Addressing Labor Shortages for Small to Medium-Sized BusinessesAugust 16, 2021
Labor Shortages Could Mean Business Owners Need to Rethink Their Hiring Strategies
Many North American industries, including medium to small businesses, are experiencing roadblocks when rehiring workforces and bouncing back from a challenging pandemic. Some pundits have cried foul, pointing to unemployment benefits that have, in some cases, allowed people to stay home and not work while collecting compensation. While major media may identify labor shortages as a crisis it might be more accurately redefined as a wage crisis. Many states have ended unemployment benefits but still face labor shortages.
There were an estimated 9 million job openings across the United States this past spring, yet employers have continually been challenged to fill these roles. Job listings don’t garner anywhere close to the same amount of attention from workers as they once did. Business leaders might need to use some creativity to attract and retain workers to ensure the anticipated economic bounce back goes as smoothly as possible.
Labor Shortages: Key Industries That Are Facing Extreme Challenges
It’s important to note that some industries are experiencing more hardship than others. Demand has increased for some sectors, while other specialized labor has been recruited or drawn to different employers for increased wages and other health benefits. For instance, the moving industry has faced extensive challenges this spring and summer. The housing market has experienced wild swings, and many families have downsized or moved out of major cities; the result is causing employers to scramble to find general laborers to address these demands.
The logistics and shipping industry has also struggled during these times, as the demand for truck drivers and other warehouse professionals has increased with consumers purchasing goods online. Textile, sawmills, and fishing industries continue to struggle to find qualified workers as they face the growing demand from the economic recovery.
Labor Shortages Might Not be Fully Addressed by Increased Wages
Increasing wages, offering more flexibility, and incentivizing roles with health benefits is just the beginning of speaking to the greater labor shortage issues facing business owners. Recruiting talent that can fill roles, especially specialized roles, is likely to be a complicated endeavor that begins not just on online job sites but at community colleges and universities. Some of the outdated tactics of filtering applicants based on how many years of education they have might need to be done away with, and employers may have to dig a little deeper to find applicants that can fill their vacant roles.
Long-term partnerships with community colleges can help grow workforces organically, as these relationships allow key information to be communicated to educational institutions. By partnering with schools, educators will know what qualifications students need to land a job with your business. Instead of looking at these labor shortages as a hurdle towards recovery, view it as a chance to rethink how your company recruits candidates and shapes a workforce that promotes growth for years to come.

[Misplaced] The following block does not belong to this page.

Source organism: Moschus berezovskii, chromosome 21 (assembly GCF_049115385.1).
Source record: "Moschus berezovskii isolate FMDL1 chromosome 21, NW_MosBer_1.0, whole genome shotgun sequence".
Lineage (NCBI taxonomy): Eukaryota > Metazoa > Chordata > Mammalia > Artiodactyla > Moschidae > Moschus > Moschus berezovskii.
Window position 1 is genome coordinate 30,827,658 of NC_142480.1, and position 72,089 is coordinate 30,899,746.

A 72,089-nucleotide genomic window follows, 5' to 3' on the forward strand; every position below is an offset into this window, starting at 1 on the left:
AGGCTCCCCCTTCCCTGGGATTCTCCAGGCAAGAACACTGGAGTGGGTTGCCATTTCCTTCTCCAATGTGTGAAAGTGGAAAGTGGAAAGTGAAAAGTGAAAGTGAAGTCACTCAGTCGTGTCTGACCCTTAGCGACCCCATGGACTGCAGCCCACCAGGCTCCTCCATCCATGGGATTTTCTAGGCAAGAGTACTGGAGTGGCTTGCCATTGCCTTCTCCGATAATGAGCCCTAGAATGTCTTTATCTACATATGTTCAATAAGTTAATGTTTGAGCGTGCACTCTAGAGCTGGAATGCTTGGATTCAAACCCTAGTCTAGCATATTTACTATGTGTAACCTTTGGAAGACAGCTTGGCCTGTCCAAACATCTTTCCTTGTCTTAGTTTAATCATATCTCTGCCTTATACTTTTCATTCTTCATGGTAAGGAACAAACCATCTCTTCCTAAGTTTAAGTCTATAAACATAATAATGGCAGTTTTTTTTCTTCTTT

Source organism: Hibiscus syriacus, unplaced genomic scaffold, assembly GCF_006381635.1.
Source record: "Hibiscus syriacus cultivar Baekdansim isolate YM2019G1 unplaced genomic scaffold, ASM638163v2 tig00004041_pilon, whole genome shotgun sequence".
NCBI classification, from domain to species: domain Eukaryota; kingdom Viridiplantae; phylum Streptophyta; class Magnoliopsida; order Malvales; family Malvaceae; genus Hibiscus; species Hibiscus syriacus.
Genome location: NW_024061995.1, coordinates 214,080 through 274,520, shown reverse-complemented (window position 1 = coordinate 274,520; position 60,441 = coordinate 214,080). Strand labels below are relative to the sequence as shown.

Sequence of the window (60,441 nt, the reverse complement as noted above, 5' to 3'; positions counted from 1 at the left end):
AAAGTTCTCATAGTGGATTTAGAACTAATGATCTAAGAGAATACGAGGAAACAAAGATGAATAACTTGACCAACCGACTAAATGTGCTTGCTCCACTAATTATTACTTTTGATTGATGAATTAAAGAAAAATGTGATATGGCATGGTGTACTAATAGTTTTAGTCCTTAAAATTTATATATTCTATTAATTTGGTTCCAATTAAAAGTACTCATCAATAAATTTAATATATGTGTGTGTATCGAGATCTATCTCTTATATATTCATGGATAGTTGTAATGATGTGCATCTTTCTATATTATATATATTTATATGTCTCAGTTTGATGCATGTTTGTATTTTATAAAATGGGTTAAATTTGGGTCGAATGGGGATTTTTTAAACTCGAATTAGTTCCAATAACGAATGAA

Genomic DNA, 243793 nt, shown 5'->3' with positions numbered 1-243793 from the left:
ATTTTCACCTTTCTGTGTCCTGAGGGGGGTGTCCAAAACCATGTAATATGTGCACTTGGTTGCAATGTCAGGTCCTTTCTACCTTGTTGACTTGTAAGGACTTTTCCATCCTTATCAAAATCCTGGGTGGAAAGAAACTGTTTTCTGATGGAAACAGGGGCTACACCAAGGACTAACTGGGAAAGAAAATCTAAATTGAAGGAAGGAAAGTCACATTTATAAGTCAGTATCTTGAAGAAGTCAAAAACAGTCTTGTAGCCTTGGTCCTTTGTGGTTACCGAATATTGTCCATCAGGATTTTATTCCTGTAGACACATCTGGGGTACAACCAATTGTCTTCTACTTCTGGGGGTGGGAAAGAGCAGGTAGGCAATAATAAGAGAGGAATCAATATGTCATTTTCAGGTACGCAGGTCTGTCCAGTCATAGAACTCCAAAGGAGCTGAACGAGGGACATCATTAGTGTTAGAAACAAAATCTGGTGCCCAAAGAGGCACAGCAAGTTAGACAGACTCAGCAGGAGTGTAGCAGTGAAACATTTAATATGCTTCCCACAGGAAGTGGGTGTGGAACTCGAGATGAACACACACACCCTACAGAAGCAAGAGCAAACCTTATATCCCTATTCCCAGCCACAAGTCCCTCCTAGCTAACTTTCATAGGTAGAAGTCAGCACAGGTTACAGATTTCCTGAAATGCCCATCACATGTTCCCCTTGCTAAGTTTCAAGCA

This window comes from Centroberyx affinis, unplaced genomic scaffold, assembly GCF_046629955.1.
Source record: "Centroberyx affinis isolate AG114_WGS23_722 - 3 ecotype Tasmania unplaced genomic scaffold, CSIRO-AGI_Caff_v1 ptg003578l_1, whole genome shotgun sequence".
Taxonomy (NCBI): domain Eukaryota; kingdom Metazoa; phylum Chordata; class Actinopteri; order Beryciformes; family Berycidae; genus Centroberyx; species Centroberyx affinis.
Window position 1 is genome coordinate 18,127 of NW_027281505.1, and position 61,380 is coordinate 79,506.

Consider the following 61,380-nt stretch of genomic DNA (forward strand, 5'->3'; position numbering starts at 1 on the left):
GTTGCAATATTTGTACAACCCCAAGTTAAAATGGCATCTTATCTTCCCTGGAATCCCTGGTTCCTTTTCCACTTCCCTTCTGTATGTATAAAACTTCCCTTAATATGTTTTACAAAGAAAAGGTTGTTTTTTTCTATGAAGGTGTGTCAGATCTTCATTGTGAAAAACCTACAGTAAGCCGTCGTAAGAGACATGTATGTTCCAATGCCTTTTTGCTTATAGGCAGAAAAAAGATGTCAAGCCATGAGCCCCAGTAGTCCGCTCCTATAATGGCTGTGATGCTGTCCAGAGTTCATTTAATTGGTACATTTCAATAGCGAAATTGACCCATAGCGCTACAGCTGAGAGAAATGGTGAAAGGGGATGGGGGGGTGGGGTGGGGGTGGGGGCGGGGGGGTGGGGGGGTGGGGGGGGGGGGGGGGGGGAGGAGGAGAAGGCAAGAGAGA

Labor Shortages Mount as Government Addresses Concerns
The U.S. Chamber of Commerce is well aware of the challenges facing many businesses at this moment. The America Works Initiative has been created to connect employers with candidates and promote policy changes and encourage companies to look at the bigger picture for workers and employers alike. Some initiatives include promoting professional training programs, removing some of the barriers to hiring, and encouraging employers to be more competitive in their efforts to rehire workers.
Now more than ever, young workers are more informed and patient in their job search. Potential candidates are looking at the bigger picture of their career, are more selective of where they choose to work, and may not accept the first offer that comes their way during their job search. Some workers might opt for a position that includes “upskilling,” opportunities for apprenticeships in skilled markets, and the potential to not only make a living wage but grow their skillsets towards a more fruitful career.
Labor Shortage Solutions Offered by AFIMAC: Temporary Labor and Workforces
During these challenging times, business owners should consider leveraging temporary labor solutions to help meet the increasing demands of their industry. Temporary labor and workers offered by AFIMAC can address labor shortages and keep a business viable despite the ongoing labor crisis. Should a small or medium-sized business find challenges filling specific roles for their industry, temporary labor can address these hurdles until the situation is fully addressed.
Further, AFIMAC can address complications related to strikes, labor negotiations, walk-offs, or absenteeism among your workforces. AFIMAC maintains a directory of highly skilled laborers that can address long-term strikes or shortages with temporary workers across multiple industries. These temporary workers provide a solution to challenges related to your supply chain and can help ease issues of absenteeism that have arisen post-pandemic.
Should your business experience labor shortages, AFIMAC can offer many solutions while helping navigate challenges with union negotiations and strikes. Further, AFIMAC can address other issues that may arise during these challenges, including strike security, remote terminations, and executive protection service offerings.
Contact us directly to learn more about available services and address the challenges related to labor across North America.
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